The Binary Search algorithm

Long time since I last wrote here so I’ll take the opportunity to introduce (just joking) the Binary Search algorithm.

I was looking for a safe way to find the line of text where a user clicks the mouse. I needed this for the TextArea+ editor. Fortunately Mozilla supports the DOM3’s compareDocumentPosition() function, so I took advantatge of it. Since I’m using a UL with an LI child element for each line of text, I can say that UL.childNodes is an ordered array, which fits perfectly for the Binary Search algorithm.

The algorithm is really simple (I’m sure most of you have used it before), we just need to find the middle point between two points and compare its value with the one we’re looking for. We do this recursively until we either find the value or the right point becomes smaller than the left one, which means that the value is just not there.

Here comes a really simple example of this algorithm (without using recursive calls)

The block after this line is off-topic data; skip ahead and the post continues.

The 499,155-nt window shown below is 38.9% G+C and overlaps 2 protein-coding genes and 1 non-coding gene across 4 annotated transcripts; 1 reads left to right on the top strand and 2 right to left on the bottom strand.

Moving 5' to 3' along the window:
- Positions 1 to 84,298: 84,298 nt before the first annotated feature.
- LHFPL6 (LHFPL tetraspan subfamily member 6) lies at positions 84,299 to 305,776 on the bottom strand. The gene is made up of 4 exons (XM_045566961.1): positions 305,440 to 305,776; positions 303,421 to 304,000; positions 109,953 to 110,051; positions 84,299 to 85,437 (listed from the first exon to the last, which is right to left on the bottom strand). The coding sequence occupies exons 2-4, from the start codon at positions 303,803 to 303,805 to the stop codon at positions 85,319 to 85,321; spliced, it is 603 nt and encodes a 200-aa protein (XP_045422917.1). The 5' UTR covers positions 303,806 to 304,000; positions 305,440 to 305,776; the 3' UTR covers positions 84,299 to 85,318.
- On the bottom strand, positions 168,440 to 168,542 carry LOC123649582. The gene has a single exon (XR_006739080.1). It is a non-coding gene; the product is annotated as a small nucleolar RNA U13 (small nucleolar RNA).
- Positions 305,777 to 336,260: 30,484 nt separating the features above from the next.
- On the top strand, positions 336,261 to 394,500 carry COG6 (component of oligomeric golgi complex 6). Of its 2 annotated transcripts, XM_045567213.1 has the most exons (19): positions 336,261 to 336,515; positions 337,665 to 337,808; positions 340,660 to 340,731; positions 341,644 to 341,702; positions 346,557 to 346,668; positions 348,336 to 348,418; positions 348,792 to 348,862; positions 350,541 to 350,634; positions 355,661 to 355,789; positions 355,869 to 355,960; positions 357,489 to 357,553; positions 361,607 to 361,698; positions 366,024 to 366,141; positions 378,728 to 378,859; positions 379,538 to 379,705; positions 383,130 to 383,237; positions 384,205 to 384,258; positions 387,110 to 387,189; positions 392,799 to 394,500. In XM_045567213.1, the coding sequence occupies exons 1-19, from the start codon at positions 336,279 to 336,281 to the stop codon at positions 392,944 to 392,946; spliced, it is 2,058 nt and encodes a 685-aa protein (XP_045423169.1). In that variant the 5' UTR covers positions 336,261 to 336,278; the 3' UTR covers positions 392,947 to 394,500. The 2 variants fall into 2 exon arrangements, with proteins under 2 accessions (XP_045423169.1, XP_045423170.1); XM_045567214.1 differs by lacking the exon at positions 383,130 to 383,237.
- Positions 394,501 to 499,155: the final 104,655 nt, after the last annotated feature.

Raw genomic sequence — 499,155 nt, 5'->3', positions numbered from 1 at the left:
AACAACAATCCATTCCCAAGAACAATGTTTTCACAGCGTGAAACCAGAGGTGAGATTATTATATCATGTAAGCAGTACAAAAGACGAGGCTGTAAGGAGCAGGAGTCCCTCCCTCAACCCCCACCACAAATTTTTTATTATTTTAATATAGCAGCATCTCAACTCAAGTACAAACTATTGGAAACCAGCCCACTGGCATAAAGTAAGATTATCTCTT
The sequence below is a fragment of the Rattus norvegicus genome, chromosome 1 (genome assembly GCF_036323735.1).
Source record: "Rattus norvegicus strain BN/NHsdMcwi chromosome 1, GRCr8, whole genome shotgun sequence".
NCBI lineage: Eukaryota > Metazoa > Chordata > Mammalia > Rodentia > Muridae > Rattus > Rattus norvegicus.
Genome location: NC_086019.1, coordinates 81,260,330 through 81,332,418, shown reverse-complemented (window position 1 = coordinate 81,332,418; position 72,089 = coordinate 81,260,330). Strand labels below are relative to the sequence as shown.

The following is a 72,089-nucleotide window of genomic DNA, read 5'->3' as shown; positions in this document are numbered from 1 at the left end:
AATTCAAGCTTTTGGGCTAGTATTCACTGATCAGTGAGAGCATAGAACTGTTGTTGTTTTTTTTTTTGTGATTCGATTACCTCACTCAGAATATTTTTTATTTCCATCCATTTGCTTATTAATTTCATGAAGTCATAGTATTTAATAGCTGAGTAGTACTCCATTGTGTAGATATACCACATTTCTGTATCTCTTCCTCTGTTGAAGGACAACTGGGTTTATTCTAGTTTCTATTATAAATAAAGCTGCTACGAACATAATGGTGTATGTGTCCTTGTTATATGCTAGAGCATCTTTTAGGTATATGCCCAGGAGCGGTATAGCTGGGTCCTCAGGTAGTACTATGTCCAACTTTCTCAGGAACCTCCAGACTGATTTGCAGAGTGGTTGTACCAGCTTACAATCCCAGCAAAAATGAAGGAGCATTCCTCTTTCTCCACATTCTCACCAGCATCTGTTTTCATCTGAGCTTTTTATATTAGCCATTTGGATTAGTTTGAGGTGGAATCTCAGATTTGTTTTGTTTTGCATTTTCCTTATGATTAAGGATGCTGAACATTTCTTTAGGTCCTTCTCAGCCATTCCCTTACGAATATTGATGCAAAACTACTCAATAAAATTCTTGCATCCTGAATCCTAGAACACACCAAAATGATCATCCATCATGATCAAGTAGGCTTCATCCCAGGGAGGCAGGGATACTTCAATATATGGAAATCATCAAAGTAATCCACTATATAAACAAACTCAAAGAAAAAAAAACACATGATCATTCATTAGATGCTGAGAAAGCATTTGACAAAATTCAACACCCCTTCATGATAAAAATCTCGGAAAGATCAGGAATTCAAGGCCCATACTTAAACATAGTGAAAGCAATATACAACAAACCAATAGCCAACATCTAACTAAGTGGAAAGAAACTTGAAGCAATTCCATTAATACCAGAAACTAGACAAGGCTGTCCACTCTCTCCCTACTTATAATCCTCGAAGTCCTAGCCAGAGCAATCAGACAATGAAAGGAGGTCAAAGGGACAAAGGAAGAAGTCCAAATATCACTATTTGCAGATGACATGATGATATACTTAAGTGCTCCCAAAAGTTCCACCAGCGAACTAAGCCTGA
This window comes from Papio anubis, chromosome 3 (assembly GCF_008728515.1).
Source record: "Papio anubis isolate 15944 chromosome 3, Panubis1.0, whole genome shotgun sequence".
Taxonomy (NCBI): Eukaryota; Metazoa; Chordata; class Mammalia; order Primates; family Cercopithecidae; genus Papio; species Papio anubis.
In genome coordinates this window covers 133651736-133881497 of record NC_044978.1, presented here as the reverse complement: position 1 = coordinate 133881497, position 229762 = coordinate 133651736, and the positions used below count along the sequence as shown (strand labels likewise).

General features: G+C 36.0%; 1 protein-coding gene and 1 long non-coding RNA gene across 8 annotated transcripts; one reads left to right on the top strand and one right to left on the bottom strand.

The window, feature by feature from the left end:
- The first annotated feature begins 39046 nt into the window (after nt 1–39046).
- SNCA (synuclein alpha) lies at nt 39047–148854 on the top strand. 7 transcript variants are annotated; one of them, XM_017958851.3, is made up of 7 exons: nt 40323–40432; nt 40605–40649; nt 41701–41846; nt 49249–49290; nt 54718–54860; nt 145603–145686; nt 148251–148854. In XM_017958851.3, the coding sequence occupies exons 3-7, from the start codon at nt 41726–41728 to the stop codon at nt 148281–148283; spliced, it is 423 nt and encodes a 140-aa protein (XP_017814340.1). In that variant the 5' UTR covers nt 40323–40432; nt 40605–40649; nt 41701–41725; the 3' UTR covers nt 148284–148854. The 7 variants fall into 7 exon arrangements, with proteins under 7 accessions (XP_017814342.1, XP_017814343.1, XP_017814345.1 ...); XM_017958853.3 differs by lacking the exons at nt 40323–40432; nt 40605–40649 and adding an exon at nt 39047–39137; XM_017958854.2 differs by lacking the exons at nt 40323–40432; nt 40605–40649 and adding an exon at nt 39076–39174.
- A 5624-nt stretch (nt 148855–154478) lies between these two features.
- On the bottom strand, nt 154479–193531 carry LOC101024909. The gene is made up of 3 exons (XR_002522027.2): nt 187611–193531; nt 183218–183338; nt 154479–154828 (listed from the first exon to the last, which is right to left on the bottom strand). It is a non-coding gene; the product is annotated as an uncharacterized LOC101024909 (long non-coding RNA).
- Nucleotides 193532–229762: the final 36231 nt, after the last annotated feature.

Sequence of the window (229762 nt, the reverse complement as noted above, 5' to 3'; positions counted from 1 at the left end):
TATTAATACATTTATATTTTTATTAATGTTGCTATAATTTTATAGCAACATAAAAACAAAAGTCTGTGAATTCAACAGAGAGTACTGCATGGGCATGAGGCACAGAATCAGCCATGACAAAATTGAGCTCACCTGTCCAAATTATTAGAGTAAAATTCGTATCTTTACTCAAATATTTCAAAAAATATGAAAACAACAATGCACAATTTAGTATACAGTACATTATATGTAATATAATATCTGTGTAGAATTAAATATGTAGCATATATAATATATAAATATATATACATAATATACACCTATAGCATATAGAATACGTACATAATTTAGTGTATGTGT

var left = 0;
var right = 100;

while (left <= right) {

    middle = floor( (right-left)/2 ) + left;
    if (haystack[mid] == needle) {
    if ( needle < haystack[middle] )
        right = middle-1;
        left = middle+1;

The Binary Search algorithm performs at O(log n) time, but for TextArea+ I use a number of further optimizations. Since it’s likely that the user will click closely to where the cursor currently is, I just check the N precedding and following lines before. If this fails I check the current viewport and if still not found, then just do a full search. And this is just for the Mozilla code path! hell, how I hate cross-browser coding!

This post is meant to remind us how important is to learn already known and proved algorithms and that even when having a good algorithm, there is always room to optimize by taking advantge of our specific problem.